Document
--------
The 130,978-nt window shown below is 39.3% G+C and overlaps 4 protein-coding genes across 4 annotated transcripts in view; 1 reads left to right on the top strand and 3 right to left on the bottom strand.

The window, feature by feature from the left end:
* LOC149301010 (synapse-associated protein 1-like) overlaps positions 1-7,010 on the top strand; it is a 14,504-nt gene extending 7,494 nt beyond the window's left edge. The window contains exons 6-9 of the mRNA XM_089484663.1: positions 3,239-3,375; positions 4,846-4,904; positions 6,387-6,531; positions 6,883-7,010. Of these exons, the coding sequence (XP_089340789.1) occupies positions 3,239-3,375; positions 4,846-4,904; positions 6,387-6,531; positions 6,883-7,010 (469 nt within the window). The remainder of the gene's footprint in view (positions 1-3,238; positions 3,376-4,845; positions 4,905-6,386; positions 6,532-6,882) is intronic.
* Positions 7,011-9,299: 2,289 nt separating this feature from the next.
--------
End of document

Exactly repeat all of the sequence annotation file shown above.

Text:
The 130,978-nt window shown below is 39.3% G+C and overlaps 4 protein-coding genes across 4 annotated transcripts in view; 1 reads left to right on the top strand and 3 right to left on the bottom strand.

The window, feature by feature from the left end:
* LOC149301010 (synapse-associated protein 1-like) overlaps positions 1-7,010 on the top strand; it is a 14,504-nt gene extending 7,494 nt beyond the window's left edge. The window contains exons 6-9 of the mRNA XM_089484663.1: positions 3,239-3,375; positions 4,846-4,904; positions 6,387-6,531; positions 6,883-7,010. Of these exons, the coding sequence (XP_089340789.1) occupies positions 3,239-3,375; positions 4,846-4,904; positions 6,387-6,531; positions 6,883-7,010 (469 nt within the window). The remainder of the gene's footprint in view (positions 1-3,238; positions 3,376-4,845; positions 4,905-6,386; positions 6,532-6,882) is intronic.
* Positions 7,011-9,299: 2,289 nt separating this feature from the next.